The United States has an extremely active food culture with many levels. Food is sustenance in America, food is socialization and enjoyment, food is nutrition, and food often becomes the occasion for political argument, press coverage and even legal action.
Americans want to be well-fed. They take for granted that the foods they eat will be satisfying as to quantity, quality or often the two combined. Americans are demanding. If they opt for “fast-food” they want it immediately, cheaply, with variety, with an eye toward food safety and, more and more, with an accounting for nutritional needs. At the other extreme, Americans seem constantly to be on the lookout for new “fine-dining” experiences, artisanal breads and cheeses, specialty fruits, vegetables and meats, exotic gourmet products, tasty and innovative convenience foods for their freezers. The standard American food market today, even in the smallest communities, carries gourmet and international food items that twenty years ago could be found only in big city “gourmet” food shops.
Cooking in America has iconic significance. Americans revere celebrity television chefs, engage in and watch cooking competitions, flock to food exhibitions and fairs. Television programs in America feature “dream” kitchens. Many Americans collect recipes and cookbooks, insisting on having the latest equipment, gadgets, celebrity-endorsed pots and pans, cutting boards or knives. Cooking schools, both amateur and professional, abound. A great number of Americans soak up any information they can get about cooking from magazines, culinary books, television, the Internet; though many are too busy (or too lazy) to actually cook, the result is a populace that is becoming extremely well-educated and discriminating about food matters.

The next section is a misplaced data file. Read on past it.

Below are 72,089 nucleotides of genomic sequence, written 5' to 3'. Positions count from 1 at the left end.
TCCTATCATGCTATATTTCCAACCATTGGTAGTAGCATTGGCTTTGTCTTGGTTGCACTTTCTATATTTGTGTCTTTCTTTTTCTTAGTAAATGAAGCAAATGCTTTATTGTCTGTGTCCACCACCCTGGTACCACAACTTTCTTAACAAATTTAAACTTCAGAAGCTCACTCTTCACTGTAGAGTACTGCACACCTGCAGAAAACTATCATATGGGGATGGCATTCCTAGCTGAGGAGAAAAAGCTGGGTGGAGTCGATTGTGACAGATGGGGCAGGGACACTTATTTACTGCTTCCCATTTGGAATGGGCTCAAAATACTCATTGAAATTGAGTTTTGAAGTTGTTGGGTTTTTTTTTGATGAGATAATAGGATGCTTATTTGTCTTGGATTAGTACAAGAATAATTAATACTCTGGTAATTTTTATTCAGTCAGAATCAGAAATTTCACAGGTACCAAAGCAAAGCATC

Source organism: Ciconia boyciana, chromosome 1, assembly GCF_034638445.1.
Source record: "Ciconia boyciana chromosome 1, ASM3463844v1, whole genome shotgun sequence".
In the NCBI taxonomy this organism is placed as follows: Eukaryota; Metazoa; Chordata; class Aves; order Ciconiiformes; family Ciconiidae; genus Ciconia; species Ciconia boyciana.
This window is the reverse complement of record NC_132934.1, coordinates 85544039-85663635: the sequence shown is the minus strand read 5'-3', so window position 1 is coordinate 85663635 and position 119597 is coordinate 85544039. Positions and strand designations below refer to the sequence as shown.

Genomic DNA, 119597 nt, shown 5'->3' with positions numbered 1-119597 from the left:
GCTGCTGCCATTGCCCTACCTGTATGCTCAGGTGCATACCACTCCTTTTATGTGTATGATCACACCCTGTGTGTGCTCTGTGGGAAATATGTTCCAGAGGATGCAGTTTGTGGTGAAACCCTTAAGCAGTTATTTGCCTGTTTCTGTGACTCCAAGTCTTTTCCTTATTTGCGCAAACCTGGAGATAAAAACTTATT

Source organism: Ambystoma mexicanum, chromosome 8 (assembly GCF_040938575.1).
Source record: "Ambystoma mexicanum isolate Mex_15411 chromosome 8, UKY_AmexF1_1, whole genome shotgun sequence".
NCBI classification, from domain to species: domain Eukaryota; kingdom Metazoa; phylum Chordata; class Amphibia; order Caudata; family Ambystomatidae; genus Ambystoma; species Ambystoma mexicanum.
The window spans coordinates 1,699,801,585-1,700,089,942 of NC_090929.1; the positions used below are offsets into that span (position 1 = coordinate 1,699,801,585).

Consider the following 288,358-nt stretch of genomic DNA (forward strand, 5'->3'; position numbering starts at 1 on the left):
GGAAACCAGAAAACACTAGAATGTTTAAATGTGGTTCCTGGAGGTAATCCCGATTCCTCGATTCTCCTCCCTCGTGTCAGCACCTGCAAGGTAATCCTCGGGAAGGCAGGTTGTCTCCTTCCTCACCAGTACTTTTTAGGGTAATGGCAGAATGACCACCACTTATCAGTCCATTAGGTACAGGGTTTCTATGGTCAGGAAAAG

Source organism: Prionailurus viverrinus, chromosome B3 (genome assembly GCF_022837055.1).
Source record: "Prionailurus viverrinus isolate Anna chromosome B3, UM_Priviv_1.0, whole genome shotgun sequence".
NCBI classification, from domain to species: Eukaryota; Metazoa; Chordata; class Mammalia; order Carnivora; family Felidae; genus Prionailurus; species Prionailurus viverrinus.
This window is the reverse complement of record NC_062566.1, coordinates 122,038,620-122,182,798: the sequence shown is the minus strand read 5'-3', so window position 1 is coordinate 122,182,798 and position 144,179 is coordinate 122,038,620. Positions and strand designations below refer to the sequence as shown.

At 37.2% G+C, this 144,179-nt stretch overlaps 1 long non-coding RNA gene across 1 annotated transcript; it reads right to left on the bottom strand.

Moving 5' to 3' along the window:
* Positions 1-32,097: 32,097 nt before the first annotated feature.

Food-related illness and eating disorders, especially obesity, are of great concern in the United States. A large weight loss industry thrives; childhood obesity and school nutrition issues are constantly in the news, as are issues of food contamination and safety, even the possibility of terrorist contamination of the food supply. The subjects of genetically modified organisms (GMO), food additives and hormone treatment of livestock are frequently in the news. Federal government nutritional standards and labeling requirements seem in a constant state of flux. A large nutritional supplement industry thrives.
Certain food items are considered typically American, since they can be found anywhere in the United States: hamburgers and fried chicken for example. Nevertheless, every region of the United States has its own specialties and food culture. In addition, ethnic cuisines from every corner of the globe thrive in the United States, affect American tastes, and are themselves affected by American eating customs and the American food industry. Pizza is a perfect example; it came from Italy to conquer America, but then metamorphosed into an American food, with variations no Italian would recognize today. Mexican and Chinese cuisines have seen the same phenomenon; American supermarkets even sell American sushi varieties. At the same time, in any major American city, you can find sophisticated restaurants and groceries selling the real thing.
If any trend could be considered certain as it relates to American food, it is the trend toward expansion of flavors and food elements, new ingredients, new dining experiences, and greater food knowledge among the population, all overlaid with a constant concern about health, nutrition and America’s greatest health problem, obesity.